T_06-01: Organizing mindfulness across organizations, networks, and clusters
Organizing mindfulness across organizations, networks, and clusters
The concepts of mindfulness and mindful organizing have proved to be beneficial for explaining how to manage unexpected events as a specific domain of uncertainty (Argote, 2006; Weick & Sutcliffe, 2007). Mindfulness seems to enhance change readiness and the capacity to sense and seize opportunities in an uncertain environment (Gärtner 2011, 2013). Existing research on mindfulness has mostly studied the individual or group level and is rooted in psychological accounts of mindfulness. This literature conceives of mindfulness as cognitive differentiation and conceptualizes knowledge and learning in terms of mental cognition (Vogus & Sutcliffe, 2012). Only a few studies take the level of organizations as collectives of groups or interorganizational networks as unit of analysis (Sydow, Müller-Seitz, & Provan 2013). While there is apt evidence that individuals, groups and organizations do not work in isolation, there is little research about the interrelations between organizations and the ‘higher’ analytical levels of networks and clusters (Gittell & Weiss 2004). Thus, we know little about how mindfulness can be established across organizations, networks and clusters in order to harness the opportunities of uncertainty.
Considering other forms of ‘knowledge’ (e.g., rules, routines, tools and technology) seems to be useful in order to explain how organizations, networks and clusters screen their environment and benefit from uncertainty (see Becker & Knudsen 2005; Salvato & Rerup 2011; Antonacopoulou et al. 2012). For example, research in the field of innovation management advocates tools like technological forecasting or roadmapping to remain sensitive about technological trends and developments that might impact corporate, network, or cluster strategies (e.g., Reger 2001). Other research has documented the importance of regional embeddedness for knowledge creation, spillovers, learning and harnessing opportunities of temporary or permanent disruptions (Cooke 2001; Audretsch, Hülsbeck, & Lehmann 2012; Berthod, Müller-Seitz, & Sydow 2014).
The aim of this track is to foster exchange of theoretical ideas and empirical insights that might be conducive to further understand multi-level mechanisms of organizing for mindfulness. It seeks to bring together researchers who study organizational and interorganizational sensemaking, distributed knowledge and learning, as well as mindful decision making in organizations, networks, and clusters.
Possible topics for contributions include, but are not limited to, the following issues:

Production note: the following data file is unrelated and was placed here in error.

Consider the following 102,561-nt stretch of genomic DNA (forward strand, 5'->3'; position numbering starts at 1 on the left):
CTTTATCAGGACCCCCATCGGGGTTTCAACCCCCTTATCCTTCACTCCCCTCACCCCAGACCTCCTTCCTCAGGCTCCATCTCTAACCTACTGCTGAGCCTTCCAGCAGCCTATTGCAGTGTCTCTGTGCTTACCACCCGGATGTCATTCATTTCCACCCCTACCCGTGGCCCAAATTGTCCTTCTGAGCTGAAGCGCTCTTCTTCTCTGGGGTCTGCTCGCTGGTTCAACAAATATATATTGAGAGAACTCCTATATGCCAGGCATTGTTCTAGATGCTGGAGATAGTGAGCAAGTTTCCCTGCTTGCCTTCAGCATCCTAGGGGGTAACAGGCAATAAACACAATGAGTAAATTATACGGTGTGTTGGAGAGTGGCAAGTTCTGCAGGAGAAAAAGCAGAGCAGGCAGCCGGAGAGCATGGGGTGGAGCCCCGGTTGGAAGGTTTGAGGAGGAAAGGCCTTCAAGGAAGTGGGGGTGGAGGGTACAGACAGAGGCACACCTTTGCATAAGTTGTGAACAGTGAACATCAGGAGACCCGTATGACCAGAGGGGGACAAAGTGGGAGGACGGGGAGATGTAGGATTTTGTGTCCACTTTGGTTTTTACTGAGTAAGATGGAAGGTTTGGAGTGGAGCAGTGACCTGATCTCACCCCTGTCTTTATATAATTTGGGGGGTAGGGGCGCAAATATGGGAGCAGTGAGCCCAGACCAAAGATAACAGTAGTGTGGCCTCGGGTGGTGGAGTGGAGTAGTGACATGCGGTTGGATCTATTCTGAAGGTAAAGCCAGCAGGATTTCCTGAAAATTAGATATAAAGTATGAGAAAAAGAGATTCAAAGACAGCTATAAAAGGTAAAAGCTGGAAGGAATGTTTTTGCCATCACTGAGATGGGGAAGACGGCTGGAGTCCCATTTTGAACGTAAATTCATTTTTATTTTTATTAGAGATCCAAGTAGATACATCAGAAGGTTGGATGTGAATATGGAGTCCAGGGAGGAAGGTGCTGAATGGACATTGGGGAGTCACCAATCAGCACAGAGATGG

- Conceptual and/or empirical analyses of multi-level perspectives on mindful organizing, for example, building an overarching theoretical framework for how mindfulness emerges across multiple levels of analysis and how this differs from mindfulness on the individual- or group-level
- The interplay among sensemaking and/or decision making processes between different levels of analysis
- The role of socio-cultural and economic institutions as initial conditions for coping with and harnessing opportunities of uncertainty
- Forms of organizational, inter-organizational and inter-cluster responses to unexpected events and their development over time
- The role of (distributed) knowledge and knowledge flows between (organizational) actors in a cluster in order to harness opportunities of uncertainty
- The different types of tools and their role in mindful organizing and managing uncertainty
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Argote, L. (2006). Introduction to mindfulness. Organization Science, 17(4), 501-501
Audretsch, D. B., Hülsbeck, M., & Lehmann, E. E. (2012). Regional competitiveness, university spillovers, and entrepreneurial activity. Small Business Economics, 39(3), 587-601.
Becker, M. C. & Knudsen, T. (2005). The role of routines in reducing pervasive uncertainty. Journal of Business Research, 58(6), 746-757.
Berthod, O., Müller-Seitz, G., Sydow, J. (2014). Out of nowhere? Interorganizational assemblage as the answer to a foodborne disease outbreak. sbr, 16.
Cooke, P. (2001). Regional innovation systems, clusters, and the knowledge economy. Industrial and Corporate Change, 10(4), 945-974.
Gärtner, C. (2011): Putting new wine into old bottles: Mindfulness as a micro-foundation of dynamic capabilities. Management Decision, 49(2), 253-269.
Gärtner, C. (2013). Enhancing readiness for change by enhancing mindfulness. Journal of Change Management, 13(1), 52-68.
Gittell, J. H. & Weiss, L. (2004). Coordination networks within and across organizations: A multi-level framework. Journal of Management Studies, 41(1), 127-153.
Müller-Seitz, G. (2014). Practising uncertainty in the face of large-scale disease outbreaks. Journal of Management Inquiry, 23(3), 276-293.
Weick, K. E. & Sutcliffe, K. M. (2007). Managing the unexpected: Resilient performance in an age of uncertainty. San Francisco: Jossey-Bass.
Reger, G. 2001. Technology foresight in companies: From an indicator to a network and process perspective. Technology Analysis & Strategic Management, 13(4), 533-553.
Salvato, C. & Rerup, C. (2011). Beyond collective entities: Multilevel research on Organizational routines and capabilities. Journal of Management, 37(2), 468-490.
Sydow, J., Müller-Seitz, G., & Provan, K.G. (2013): Managing uncertainty in alliances and networks – From governance to practice. In: Das, T.K. (eds.): Managing knowledge in strategic alliances. IAP. Greenwood, Conn., 1-43.
Vogus, T. J. & Sutcliffe, K. M. (2012). Organizational mindfulness and mindful organizing: A reconciliation and path forward. Academy of Management Learning & Education 11(4), 722-735
Christian Gärtner (Helmut-Schmidt-University)
Iain Munro (Newcastle Business School)
Gordon Müller-Seitz (TU Kaiserslautern)
Marcel Hülsbeck (University of Witten/Herdecke)